Bruce Smith / AP
Former South Carolina Gov. Mark Sanford, with his fiancee Maria Belen Chapur, right, addresses supporters in Mount Pleasant, S.C., on April 2, after winning the GOP nomination for the U.S. House seat he once held.
As political comebacks go, Mark Sanford's could be pretty epic.
Nearly four years after a vanishing act that led to revelations of an extramarital affair with an Argentine woman, the former South Carolina governor has won the GOP nomination for a House seat he once occupied.
And during his victory speech, his former mistress — now his fiancee — stood smiling at his side.
If he achieves his quest for redemption by defeating Democratic nominee Elizabeth Colbert Busch, Sanford will join a string of politicians who have bounced back from disgrace or disaster for impressive second acts:
He was the king of the comeback.
Nixon was the Republican vice presidential candidate in 1952 when allegations he profited from a political slush fund threatened to get him tossed from the ticket. He took to the airwaves to clear his name, making an emotional defense in which he talked about his family finances and talked about his kids' dog, Checkers.
The speech was a massive success, and he survived the tempest to become President Eisenhower's No. 2. But after eight years as veep, Nixon was defeated by John F. Kennedy in a squeaker of a presidential election and then couldn't get elected governor of his home state.
"You won't have Nixon to kick around any more," he bitterly declared.
Wrong. Nixon, of course, made a second big rebound, defeating George McGovern in 1972 to become the nation's 37th president. After resigning in disgrace, Nixon slowly refashioned himself as an elder statesman and foreign policy expert but never fully escaped the shame of Watergate.
Charles Dharapak / AP file
Former Washington D.C. Mayor Marion Barry
The onetime activist and hostage-siege survivor served three terms as mayor of Washington, D.C., but was dogged by corruption scandals and finally undone by a 1990 sting operation that caught him on tape smoking crack cocaine in a hotel room with an informant.
A national punchline, he didn't run for a fourth term as mayor, but he did make a bid for a city council seat, losing to an elderly woman soon after being sentenced to six month in federal prison. And just two months after his release, he began pursuing a political resurrection — with surprising success.
He was elected to the City Council and served as mayor again from 1995 to 1999. In 2004, after a stint as a consultant, he ran for the Council again and won. In recent years, he's faced a tax lien, a a stalking arrest and rebukes by his colleagues, but he remains in office.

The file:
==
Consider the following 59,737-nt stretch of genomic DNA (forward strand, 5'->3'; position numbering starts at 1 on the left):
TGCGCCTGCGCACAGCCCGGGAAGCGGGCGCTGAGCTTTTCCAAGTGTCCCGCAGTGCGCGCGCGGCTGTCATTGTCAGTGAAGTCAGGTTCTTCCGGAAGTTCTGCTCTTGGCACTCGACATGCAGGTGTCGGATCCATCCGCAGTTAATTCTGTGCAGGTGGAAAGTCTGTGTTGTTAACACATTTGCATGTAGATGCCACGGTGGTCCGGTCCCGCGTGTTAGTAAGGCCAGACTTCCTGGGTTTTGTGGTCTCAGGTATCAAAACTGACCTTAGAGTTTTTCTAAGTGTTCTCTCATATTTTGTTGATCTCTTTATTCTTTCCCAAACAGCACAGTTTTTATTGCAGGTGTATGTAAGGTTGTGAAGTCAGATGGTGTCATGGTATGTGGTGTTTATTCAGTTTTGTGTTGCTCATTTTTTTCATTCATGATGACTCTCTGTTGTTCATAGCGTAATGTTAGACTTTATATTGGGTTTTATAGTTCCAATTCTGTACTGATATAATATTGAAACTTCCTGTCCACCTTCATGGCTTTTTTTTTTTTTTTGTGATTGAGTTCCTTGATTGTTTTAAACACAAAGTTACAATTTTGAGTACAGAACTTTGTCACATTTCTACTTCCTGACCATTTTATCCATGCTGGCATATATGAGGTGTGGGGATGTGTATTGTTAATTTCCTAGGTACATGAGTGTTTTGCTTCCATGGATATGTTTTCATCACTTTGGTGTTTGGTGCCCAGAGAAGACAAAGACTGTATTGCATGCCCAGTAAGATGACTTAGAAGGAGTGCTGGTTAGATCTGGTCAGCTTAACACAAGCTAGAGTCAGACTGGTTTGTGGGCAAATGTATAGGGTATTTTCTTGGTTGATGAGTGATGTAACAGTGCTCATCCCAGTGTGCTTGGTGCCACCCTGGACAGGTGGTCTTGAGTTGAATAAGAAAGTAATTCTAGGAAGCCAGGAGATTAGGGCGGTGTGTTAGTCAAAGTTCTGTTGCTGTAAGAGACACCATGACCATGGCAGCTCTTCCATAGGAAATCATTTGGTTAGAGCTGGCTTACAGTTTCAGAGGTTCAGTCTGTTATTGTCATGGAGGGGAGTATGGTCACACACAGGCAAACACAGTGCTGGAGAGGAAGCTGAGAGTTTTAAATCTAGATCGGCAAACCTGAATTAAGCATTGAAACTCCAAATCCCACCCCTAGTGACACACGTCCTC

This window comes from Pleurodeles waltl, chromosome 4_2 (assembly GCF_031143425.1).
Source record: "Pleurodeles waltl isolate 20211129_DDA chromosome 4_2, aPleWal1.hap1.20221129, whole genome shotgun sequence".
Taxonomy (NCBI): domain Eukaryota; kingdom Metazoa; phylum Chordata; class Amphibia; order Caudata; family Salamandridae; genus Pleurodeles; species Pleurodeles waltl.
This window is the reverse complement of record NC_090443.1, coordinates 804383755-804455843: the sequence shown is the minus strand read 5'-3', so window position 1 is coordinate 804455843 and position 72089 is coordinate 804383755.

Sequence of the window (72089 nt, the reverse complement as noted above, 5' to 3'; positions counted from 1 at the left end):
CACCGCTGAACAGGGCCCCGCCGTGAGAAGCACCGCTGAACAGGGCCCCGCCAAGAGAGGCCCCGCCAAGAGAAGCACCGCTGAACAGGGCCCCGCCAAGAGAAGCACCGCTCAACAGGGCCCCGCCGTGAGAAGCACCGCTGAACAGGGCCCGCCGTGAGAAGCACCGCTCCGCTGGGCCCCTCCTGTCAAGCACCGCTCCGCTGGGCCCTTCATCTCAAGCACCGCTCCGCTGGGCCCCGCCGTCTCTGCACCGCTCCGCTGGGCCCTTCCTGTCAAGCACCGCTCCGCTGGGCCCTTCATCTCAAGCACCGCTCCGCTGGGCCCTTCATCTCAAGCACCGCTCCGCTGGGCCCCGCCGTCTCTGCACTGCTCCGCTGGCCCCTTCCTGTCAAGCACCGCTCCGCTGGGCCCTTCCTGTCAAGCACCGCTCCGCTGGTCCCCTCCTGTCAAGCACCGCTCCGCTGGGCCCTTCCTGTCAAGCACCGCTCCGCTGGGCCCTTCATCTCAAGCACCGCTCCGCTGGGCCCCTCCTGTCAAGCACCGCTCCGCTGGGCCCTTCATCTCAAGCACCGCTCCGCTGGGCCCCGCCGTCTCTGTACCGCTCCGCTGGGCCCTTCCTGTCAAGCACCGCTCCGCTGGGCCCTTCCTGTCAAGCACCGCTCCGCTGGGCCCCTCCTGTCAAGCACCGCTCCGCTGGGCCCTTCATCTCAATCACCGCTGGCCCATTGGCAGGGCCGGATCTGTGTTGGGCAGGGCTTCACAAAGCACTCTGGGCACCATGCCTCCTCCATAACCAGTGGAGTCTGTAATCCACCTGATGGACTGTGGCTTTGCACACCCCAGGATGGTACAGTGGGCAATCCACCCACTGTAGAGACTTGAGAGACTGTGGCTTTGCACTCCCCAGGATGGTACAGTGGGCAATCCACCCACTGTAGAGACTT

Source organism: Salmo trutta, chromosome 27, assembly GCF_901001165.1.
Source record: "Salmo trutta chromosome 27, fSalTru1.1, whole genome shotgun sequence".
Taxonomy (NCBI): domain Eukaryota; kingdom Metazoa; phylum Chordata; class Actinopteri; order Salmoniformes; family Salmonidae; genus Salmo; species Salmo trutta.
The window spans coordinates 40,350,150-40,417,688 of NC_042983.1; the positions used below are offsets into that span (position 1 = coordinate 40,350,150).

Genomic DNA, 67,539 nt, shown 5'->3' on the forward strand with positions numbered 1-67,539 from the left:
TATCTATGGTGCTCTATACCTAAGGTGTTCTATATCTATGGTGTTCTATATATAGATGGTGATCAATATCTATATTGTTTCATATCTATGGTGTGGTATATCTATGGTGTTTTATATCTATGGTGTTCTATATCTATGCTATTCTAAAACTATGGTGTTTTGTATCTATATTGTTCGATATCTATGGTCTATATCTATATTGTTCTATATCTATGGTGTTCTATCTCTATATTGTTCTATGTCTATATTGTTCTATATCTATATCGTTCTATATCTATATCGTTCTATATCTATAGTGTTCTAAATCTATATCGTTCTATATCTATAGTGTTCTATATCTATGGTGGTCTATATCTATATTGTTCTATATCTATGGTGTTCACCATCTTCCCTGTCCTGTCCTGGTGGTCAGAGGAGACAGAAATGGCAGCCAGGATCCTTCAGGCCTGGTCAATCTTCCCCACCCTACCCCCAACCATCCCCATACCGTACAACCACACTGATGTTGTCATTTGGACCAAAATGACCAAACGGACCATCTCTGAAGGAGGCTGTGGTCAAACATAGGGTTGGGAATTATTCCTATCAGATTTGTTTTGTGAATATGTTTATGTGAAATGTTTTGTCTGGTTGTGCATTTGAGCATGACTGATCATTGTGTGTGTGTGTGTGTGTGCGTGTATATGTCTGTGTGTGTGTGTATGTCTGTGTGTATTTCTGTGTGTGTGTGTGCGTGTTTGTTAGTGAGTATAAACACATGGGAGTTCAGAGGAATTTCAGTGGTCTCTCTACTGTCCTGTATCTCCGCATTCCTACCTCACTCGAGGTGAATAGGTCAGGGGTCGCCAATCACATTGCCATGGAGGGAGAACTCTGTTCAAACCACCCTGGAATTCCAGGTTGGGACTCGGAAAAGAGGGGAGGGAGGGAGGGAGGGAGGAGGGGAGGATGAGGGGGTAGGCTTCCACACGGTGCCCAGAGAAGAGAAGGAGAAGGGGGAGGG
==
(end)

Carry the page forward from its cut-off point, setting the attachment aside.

John Quincy Adams
Library of Congress via Reuters
President John Quincy Adams
He won the White House in 1824 by a one-vote margin in the House of Representatives, which was called on to pick the next commander-in-chief after Andrew Jackson received the most popular votes but fell short of the electoral college threshold.
Adams' father had managed only one term as president, and the son wouldn't do any better. Four years later, a mud-slinging Jackson drubbed him out of office in a landslide, amid accusations that Adams was a pimp and his wife was an adulteress.
But the sixth POTUS was not the retiring type. Just two years later, he ran for Congress, won and served nine distinguished terms. He died in office, after suffering a stroke on the floor of the House of Representatives.
His two terms as governor of California in the '70s and '80s were eclipsed by his failures: three unsuccessful presidential bids and two dead-end Senate campaigns.
Nick Ut / AP
California Gov. Jerry Brown
He was written off by some as a flake — "Governor Moonbeam," they called him, after a nickname given him by girlfriend Linda Ronstadt — who traveled the globe searching for spiritual fulfillment.
After six years of self-exile, Brown began working his way back from a political no-man's land. As a two-term mayor, he tried to revitalize the gritty city of Oakland, then served two years as state attorney general before he replaced Arnold Schwarzenegger as governor in 2011.
He's gotten high marks and during his state of the state address in January he declared, "California is back." Looks like Jerry Brown is, too.
Clinton was originally dubbed the Comeback Kid after he finished second in the 1992 New Hampshire primary despite accusations of infidelity and draft dodging — but his real rehabilitation wouldn't come until after he was president.
Seth Wenig / AP
The 1998 scandal over his sexual liaisons with White House intern Monica Lewinsky threatened to drive him from the Oval Office; he became the second president in history to be impeached.
Yet despite all the jokes about thongs and cigars, Clinton ended his term with his highest-ever approval rating — above 65 percent — and remains a hugely popular figure.
He created a global charitable foundation and helped free two Americans held in North Korea. His nomination speech at the 2012 Democratic National Convention stole the show and while his days as an elected official are over, he could end up back in the White House one day.
Sanford nomination gives Democrats hope in special election
Alex Wagner and the NOW panel look at former South Carolina Governor Mark Sanford's political comeback and his chances for defeating Elizabeth Colbert Busch in the District 1 congressional race.